What are good replacement Windows?

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  #1  
Old 10-24-12, 06:42 AM
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What are good replacement Windows?

Which brand is good and affordable and I don't know if wood or vinyl.

Thank you
 
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  #2  
Old 10-24-12, 07:10 AM
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I've been pretty happy with Marvin. I have a coworker who is replacing the windows in her house and she's going with Renewal by Andersen because they handle everything - she doesn't have to buy the windows from one place and then hire a contractor to install them.
 
  #3  
Old 10-24-12, 08:10 AM
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I am sold on Renewal by Andersen. - Not cheap, but good and installed totally correct.

My experience is with oversize custom replacement sliding doors. Because of the size, the price was slightly higher than normal and the extra manufacturing step delayed things. The installation (the most important thing, as it is with any decent window. Here, the installers are not actually Andersen employees but working as independent contractors on a long term exclusive contract and are not just guy working for an installing company that works for many window brands. The price is determined by the salesman and a measurer comes out a couple of days later to make detailed interior and exterior measurements for fabrication and installation. He also takes about 10-20 photos for the installer to see before the actual installation and make sure he has all materials. The measurer and installer call a day before their arrivals and also 15 minutes before the actual arrival.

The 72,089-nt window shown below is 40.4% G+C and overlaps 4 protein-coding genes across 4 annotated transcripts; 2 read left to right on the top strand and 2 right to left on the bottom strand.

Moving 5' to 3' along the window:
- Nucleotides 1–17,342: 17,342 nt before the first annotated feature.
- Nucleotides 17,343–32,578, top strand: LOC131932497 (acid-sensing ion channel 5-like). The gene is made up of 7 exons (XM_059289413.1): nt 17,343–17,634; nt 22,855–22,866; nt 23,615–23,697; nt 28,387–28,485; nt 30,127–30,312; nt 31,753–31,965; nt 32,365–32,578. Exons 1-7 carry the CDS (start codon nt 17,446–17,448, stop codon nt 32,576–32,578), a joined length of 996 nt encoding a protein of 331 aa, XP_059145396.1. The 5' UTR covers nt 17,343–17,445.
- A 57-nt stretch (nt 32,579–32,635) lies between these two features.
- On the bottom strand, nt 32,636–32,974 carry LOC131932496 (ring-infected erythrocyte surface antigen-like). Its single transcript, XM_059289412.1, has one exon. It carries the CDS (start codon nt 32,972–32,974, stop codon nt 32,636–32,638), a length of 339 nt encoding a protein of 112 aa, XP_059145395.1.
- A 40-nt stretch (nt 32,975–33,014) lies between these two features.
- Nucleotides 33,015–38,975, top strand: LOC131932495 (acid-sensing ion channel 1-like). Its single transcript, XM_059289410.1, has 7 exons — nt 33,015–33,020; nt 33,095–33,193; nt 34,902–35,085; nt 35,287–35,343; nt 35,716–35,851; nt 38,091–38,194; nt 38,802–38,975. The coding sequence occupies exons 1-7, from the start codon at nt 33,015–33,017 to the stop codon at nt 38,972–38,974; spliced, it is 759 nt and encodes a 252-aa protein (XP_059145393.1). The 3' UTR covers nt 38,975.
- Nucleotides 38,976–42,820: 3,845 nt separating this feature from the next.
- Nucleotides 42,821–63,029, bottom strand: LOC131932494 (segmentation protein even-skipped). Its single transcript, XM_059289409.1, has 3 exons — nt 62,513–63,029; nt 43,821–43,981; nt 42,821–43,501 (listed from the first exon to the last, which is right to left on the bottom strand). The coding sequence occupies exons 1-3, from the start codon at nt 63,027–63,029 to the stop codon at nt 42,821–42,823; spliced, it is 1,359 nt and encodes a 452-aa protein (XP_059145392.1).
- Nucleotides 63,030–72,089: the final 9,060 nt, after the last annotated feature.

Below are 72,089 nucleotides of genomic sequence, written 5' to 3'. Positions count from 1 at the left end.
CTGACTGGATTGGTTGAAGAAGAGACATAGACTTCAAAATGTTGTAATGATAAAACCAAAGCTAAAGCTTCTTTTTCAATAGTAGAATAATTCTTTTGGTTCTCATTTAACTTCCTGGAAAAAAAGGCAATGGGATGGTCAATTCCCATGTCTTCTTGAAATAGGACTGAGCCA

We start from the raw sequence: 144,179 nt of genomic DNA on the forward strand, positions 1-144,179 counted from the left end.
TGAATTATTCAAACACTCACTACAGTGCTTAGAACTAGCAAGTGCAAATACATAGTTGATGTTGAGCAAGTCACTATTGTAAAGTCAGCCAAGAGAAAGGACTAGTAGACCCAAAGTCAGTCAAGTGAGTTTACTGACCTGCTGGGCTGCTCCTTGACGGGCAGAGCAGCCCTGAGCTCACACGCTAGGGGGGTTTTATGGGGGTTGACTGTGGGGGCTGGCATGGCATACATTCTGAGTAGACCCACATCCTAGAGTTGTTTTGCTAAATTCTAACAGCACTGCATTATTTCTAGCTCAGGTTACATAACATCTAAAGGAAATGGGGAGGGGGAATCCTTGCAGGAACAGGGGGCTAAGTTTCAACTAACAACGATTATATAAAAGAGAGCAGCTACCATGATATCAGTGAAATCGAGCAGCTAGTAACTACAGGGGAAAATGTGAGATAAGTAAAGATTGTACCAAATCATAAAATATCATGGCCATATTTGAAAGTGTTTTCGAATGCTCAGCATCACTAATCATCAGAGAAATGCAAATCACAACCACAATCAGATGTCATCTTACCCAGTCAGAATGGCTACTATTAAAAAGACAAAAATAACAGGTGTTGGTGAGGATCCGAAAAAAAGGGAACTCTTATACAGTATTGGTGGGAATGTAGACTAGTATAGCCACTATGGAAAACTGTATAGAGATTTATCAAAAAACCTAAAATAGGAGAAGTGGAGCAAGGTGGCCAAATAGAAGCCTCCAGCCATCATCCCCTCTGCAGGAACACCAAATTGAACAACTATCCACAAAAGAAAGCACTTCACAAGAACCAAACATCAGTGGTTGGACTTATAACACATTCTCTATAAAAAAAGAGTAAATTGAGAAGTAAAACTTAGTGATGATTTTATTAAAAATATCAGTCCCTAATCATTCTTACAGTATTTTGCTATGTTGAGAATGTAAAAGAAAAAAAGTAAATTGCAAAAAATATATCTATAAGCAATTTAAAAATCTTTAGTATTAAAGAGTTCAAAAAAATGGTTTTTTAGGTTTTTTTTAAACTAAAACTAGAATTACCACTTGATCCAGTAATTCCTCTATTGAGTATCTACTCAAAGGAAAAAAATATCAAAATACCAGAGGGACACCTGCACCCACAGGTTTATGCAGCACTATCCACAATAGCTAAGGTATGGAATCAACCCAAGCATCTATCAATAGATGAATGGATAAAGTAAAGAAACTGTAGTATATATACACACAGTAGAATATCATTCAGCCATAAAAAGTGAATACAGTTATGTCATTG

My installer had a 20' enclosed trailer with 2 generators, 2 compressors, extension cords, metal break, flashing, caulk in controlled temp container, mats, tarps, vacuum cleaners, other clean-up supplies and a camera for photos. since I wanted unfinished wood trim on the inside, he showed me the wood before cutting and installing. From arrival to leaving after removal, installation, disposal, clean-up, vacuuming and photos the time was 2:30 including the installation of smoke detectors (required in our community), scheduling the permit inspection. He also stopped back a couple of months later to see if everything was working O.K.

I just ordered another sliding door that will be installed in a week and look forward to finding and excuse to upgrade my windows with something good. On the door I just ordered, I required the same installer and they guaranteed it and commented that he installs about 700-800 doors a year, but does not do windows, but assume the window installer would be very similar.

Dick
 
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Old 10-24-12, 09:03 AM
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I had cheaper replacements put in and they are fine. Its not so much the window IMO but how its insulated around it.

The guys that installed them was putting minimal around. I took the time and followed them insulating each window as they installed them. This was before they put the trim ion the outside.

You see the gaps around the original window? They installed the windows inside the casement. There was no, or minimal insulation so new windows without insulation would have been a waste IMO.





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  #5  
Old 10-24-12, 10:44 AM
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IMO, asking what kind of window is good is like asking what kind of car is good. There are probably hundreds of windows with a variety of prices. I really think this is something you need to shop for yourself.